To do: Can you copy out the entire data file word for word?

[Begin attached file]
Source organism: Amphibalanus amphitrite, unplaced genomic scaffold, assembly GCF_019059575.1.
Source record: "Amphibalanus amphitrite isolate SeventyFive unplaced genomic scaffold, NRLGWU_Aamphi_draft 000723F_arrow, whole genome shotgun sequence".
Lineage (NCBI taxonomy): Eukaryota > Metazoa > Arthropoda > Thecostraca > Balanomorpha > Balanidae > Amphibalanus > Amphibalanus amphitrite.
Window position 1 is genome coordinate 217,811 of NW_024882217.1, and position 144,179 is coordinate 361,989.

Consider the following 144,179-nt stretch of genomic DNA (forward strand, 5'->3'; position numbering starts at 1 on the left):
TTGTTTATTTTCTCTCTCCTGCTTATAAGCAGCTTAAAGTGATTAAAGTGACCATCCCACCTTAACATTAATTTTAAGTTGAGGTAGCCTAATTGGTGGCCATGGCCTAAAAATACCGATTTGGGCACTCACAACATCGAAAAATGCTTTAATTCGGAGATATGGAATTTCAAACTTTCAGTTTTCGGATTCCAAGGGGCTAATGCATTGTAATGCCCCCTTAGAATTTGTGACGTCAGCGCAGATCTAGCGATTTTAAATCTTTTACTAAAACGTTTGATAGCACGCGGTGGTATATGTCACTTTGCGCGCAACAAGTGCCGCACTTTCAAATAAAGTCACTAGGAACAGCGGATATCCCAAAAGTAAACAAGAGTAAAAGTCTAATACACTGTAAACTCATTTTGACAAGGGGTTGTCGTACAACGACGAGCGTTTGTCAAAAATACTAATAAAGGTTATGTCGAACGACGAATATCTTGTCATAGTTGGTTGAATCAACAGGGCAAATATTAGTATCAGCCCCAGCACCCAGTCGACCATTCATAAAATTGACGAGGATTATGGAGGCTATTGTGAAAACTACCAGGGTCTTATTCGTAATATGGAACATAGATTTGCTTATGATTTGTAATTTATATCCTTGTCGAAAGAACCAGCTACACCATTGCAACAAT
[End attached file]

Source organism: Amphibalanus amphitrite, unplaced genomic scaffold, assembly GCF_019059575.1.
Source record: "Amphibalanus amphitrite isolate SeventyFive unplaced genomic scaffold, NRLGWU_Aamphi_draft 000723F_arrow, whole genome shotgun sequence".
Lineage (NCBI taxonomy): Eukaryota > Metazoa > Arthropoda > Thecostraca > Balanomorpha > Balanidae > Amphibalanus > Amphibalanus amphitrite.
Window position 1 is genome coordinate 217,811 of NW_024882217.1, and position 144,179 is coordinate 361,989.

Consider the following 144,179-nt stretch of genomic DNA (forward strand, 5'->3'; position numbering starts at 1 on the left):
TTGTTTATTTTCTCTCTCCTGCTTATAAGCAGCTTAAAGTGATTAAAGTGACCATCCCACCTTAACATTAATTTTAAGTTGAGGTAGCCTAATTGGTGGCCATGGCCTAAAAATACCGATTTGGGCACTCACAACATCGAAAAATGCTTTAATTCGGAGATATGGAATTTCAAACTTTCAGTTTTCGGATTCCAAGGGGCTAATGCATTGTAATGCCCCCTTAGAATTTGTGACGTCAGCGCAGATCTAGCGATTTTAAATCTTTTACTAAAACGTTTGATAGCACGCGGTGGTATATGTCACTTTGCGCGCAACAAGTGCCGCACTTTCAAATAAAGTCACTAGGAACAGCGGATATCCCAAAAGTAAACAAGAGTAAAAGTCTAATACACTGTAAACTCATTTTGACAAGGGGTTGTCGTACAACGACGAGCGTTTGTCAAAAATACTAATAAAGGTTATGTCGAACGACGAATATCTTGTCATAGTTGGTTGAATCAACAGGGCAAATATTAGTATCAGCCCCAGCACCCAGTCGACCATTCATAAAATTGACGAGGATTATGGAGGCTATTGTGAAAACTACCAGGGTCTTATTCGTAATATGGAACATAGATTTGCTTATGATTTGTAATTTATATCCTTGTCGAAAGAACCAGCTACACCATTGCAACAAT